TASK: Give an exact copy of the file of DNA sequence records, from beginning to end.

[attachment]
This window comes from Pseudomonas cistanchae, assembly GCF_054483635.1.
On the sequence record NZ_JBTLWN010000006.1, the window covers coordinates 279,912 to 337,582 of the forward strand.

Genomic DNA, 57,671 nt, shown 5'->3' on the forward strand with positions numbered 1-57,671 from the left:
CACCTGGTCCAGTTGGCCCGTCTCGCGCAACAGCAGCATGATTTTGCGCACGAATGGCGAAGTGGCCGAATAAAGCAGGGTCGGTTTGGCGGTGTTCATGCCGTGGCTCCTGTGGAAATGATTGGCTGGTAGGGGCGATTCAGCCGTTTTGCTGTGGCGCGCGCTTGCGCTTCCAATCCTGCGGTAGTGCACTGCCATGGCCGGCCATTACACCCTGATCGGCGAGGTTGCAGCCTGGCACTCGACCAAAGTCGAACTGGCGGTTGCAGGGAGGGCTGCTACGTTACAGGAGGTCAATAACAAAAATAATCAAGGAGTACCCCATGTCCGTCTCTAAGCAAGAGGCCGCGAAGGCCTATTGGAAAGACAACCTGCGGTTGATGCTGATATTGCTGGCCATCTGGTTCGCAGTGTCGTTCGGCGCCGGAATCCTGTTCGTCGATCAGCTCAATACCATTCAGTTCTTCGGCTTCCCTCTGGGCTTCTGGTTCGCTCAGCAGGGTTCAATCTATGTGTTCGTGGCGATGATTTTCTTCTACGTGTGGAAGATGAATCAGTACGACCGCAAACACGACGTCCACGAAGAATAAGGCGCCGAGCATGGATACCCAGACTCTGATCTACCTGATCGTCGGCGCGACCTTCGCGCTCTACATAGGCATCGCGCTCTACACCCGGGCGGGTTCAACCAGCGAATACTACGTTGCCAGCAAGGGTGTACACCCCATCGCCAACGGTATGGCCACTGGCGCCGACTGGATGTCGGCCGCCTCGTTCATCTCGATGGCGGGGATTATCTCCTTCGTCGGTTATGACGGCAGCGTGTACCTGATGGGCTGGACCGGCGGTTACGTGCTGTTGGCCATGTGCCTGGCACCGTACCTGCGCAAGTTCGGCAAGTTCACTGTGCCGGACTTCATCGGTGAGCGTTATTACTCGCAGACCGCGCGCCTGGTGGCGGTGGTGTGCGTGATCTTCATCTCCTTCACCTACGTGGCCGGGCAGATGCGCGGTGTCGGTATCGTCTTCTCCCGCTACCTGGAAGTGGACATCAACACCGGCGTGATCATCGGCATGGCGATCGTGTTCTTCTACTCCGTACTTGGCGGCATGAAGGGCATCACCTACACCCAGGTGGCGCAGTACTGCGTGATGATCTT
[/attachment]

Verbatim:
This window comes from Pseudomonas cistanchae, assembly GCF_054483635.1.
On the sequence record NZ_JBTLWN010000006.1, the window covers coordinates 279,912 to 337,582 of the forward strand.

Genomic DNA, 57,671 nt, shown 5'->3' on the forward strand with positions numbered 1-57,671 from the left:
CACCTGGTCCAGTTGGCCCGTCTCGCGCAACAGCAGCATGATTTTGCGCACGAATGGCGAAGTGGCCGAATAAAGCAGGGTCGGTTTGGCGGTGTTCATGCCGTGGCTCCTGTGGAAATGATTGGCTGGTAGGGGCGATTCAGCCGTTTTGCTGTGGCGCGCGCTTGCGCTTCCAATCCTGCGGTAGTGCACTGCCATGGCCGGCCATTACACCCTGATCGGCGAGGTTGCAGCCTGGCACTCGACCAAAGTCGAACTGGCGGTTGCAGGGAGGGCTGCTACGTTACAGGAGGTCAATAACAAAAATAATCAAGGAGTACCCCATGTCCGTCTCTAAGCAAGAGGCCGCGAAGGCCTATTGGAAAGACAACCTGCGGTTGATGCTGATATTGCTGGCCATCTGGTTCGCAGTGTCGTTCGGCGCCGGAATCCTGTTCGTCGATCAGCTCAATACCATTCAGTTCTTCGGCTTCCCTCTGGGCTTCTGGTTCGCTCAGCAGGGTTCAATCTATGTGTTCGTGGCGATGATTTTCTTCTACGTGTGGAAGATGAATCAGTACGACCGCAAACACGACGTCCACGAAGAATAAGGCGCCGAGCATGGATACCCAGACTCTGATCTACCTGATCGTCGGCGCGACCTTCGCGCTCTACATAGGCATCGCGCTCTACACCCGGGCGGGTTCAACCAGCGAATACTACGTTGCCAGCAAGGGTGTACACCCCATCGCCAACGGTATGGCCACTGGCGCCGACTGGATGTCGGCCGCCTCGTTCATCTCGATGGCGGGGATTATCTCCTTCGTCGGTTATGACGGCAGCGTGTACCTGATGGGCTGGACCGGCGGTTACGTGCTGTTGGCCATGTGCCTGGCACCGTACCTGCGCAAGTTCGGCAAGTTCACTGTGCCGGACTTCATCGGTGAGCGTTATTACTCGCAGACCGCGCGCCTGGTGGCGGTGGTGTGCGTGATCTTCATCTCCTTCACCTACGTGGCCGGGCAGATGCGCGGTGTCGGTATCGTCTTCTCCCGCTACCTGGAAGTGGACATCAACACCGGCGTGATCATCGGCATGGCGATCGTGTTCTTCTACTCCGTACTTGGCGGCATGAAGGGCATCACCTACACCCAGGTGGCGCAGTACTGCGTGATGATCTT